Is there a reliable way of determining whether an agent is misaligned, as compared to just incompetent? And can we talk of such distinction at all? (I suppose the orthogonality thesis implies that we can)

Let's say I give you an agent with suboptimal performance. Without having insights inside its "brain", and only observing its behavior, can we determine whether it's trying to optimize the correct value function but failing, or maybe it's just misaligned?

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Without having insights inside its "brain", and only observing its behavior, can we determine whether it's trying to optimize the correct value function but failing, or maybe it's just misaligned?

No—deceptive alignment ensures that. If a deceptive model that knows you're observing its behavior in a particular situation it can modify its behavior in that situation to be whatever is necessary for you to believe that it's aligned. See e.g. Paul Christiano's RSA-2048 example. This is why we need relaxed adversarial training rather than just normal adversarial training. A useful analogy here might be Rice's Theorem, which suggests that it can be very hard to verify behavioral properties of algorithms while being much easier to verify mechanistic properties.

Agreed that orthogonality thesis only implies that many points in the alignment/capability graph can exist, but that's because the thesis assumes it's a meaningful distinction.  Introspectively, it feels like a reasonable difference to wonder about - it applies to me and to other humans I talk to about such topics.  

I don't think there's any way to determine, strictly from behaviors/outputs, what adjustments would be needed to make an agent do what you want.   Especially given an agent that is more competent (at some things) than you, I don't think I can figure out why they're less effective (or negatively effective) on other things.

Intuitively it's an interesting question; its meaning and precise answer will depend on how you define things.
Here are a few related thoughts you might find interesting:
Focus post from Thoughts on goal directedness
Online Bayesian Goal Inference
Vanessa Kosoy's behavioural measure of goal directed intelligence

In general, I'd expect the answer to be 'no' for most reasonable formalisations. I'd imagine it'd be more workable to say something like:
The observed behaviour is consistent with this set of capability/alignment combinations.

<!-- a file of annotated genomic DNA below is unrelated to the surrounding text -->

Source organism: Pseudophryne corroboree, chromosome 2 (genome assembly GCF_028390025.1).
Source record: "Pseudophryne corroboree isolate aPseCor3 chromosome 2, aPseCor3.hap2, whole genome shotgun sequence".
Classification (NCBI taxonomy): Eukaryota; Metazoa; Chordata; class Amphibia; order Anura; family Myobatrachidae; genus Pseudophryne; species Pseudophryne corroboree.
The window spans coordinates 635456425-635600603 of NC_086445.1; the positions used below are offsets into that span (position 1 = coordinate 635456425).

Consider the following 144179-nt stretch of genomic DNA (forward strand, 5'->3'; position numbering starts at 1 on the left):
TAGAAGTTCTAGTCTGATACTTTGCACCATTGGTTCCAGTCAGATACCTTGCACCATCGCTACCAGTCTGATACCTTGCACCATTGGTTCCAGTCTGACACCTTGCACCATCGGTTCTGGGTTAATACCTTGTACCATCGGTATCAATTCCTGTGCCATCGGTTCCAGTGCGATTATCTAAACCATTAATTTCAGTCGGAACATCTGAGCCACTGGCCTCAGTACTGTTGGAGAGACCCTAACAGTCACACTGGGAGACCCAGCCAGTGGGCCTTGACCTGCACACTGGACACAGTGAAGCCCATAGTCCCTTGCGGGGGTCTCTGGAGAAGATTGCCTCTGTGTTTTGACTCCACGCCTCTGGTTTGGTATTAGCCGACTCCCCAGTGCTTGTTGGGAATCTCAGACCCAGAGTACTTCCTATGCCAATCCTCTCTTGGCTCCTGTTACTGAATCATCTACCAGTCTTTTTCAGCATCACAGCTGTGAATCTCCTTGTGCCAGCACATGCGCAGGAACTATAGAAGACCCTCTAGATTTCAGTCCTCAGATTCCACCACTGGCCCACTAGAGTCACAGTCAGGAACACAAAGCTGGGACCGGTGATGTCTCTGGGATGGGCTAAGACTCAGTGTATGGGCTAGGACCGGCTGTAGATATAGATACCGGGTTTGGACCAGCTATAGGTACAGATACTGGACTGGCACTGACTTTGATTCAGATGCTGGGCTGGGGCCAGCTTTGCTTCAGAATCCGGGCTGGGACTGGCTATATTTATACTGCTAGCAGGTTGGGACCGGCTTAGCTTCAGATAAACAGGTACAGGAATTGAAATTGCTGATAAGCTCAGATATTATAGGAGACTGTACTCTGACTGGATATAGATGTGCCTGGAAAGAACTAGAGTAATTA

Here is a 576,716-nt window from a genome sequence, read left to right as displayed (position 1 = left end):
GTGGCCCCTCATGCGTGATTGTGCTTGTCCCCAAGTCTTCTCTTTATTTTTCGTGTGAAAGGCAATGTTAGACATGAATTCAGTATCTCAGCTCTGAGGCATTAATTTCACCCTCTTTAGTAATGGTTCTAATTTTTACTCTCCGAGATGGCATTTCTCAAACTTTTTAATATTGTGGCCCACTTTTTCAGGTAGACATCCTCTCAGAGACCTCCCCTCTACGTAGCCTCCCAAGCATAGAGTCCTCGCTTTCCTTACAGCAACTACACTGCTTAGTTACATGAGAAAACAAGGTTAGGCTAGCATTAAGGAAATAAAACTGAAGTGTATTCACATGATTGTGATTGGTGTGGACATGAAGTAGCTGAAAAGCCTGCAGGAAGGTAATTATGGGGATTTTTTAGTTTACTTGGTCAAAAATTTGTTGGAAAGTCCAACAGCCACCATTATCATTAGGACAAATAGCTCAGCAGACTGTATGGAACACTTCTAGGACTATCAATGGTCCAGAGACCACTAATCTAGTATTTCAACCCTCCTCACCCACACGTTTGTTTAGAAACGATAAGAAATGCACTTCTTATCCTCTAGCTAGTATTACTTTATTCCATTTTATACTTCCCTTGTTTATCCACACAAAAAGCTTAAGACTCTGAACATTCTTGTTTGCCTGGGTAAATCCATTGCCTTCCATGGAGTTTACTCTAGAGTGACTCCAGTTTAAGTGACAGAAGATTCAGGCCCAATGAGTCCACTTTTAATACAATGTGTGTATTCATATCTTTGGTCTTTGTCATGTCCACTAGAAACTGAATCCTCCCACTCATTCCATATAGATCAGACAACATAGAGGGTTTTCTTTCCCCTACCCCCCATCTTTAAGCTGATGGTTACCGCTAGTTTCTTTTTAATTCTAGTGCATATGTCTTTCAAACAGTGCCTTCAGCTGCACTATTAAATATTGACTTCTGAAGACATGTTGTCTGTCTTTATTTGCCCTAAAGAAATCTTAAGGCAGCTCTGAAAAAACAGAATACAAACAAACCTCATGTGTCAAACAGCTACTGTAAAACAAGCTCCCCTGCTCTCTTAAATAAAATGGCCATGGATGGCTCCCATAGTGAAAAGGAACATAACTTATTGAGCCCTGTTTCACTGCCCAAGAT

More than that is asking a lot.

For a simple value function, it seems like there'd be cases where you'd want to say it was clearly misaligned (e.g. a chess AI that consistently gets to winning mate-in-1 positions, then resigns, is 'clearly' misaligned with respect to winning at chess).
This gets pretty shaky for less obvious situations though - it's not clear in general what we'd mean by actions a system could have taken when its code deterministically fails to take them.

You might think in terms of the difficulty of doing what the system does vs optimising the correct value function, but then it depends on the two being difficult along the same axis. (winning at chess and getting to mate-in-one positions are 'clearly' difficult along the same axis, but I don't have a non-hand-waving way to describe such similarity in general)

Things aren't symmetric for alignment though - without other assumptions, you can't get 'clear' alignment by observing behaviour (there are always many possible motives for passing any behavioural test, most of which needn't be aligned).
Though if by "observing its behaviour" you mean in the more complete sense of knowing its full policy, you can get things like Vanessa's construction.

I wonder if it's possible to apply Hanlon's Razor here?'s_razor
Replace the term "malice" with "misalignment" and it would seem to fit. It's not an "answer" per se, but could be a useful heuristic. Though, it does presuppose that principle can be applied to all types of agents equally, which is probably a mistake since Hanlon's Razor came to be after observations of human agents. Really interesting question. Thanks!

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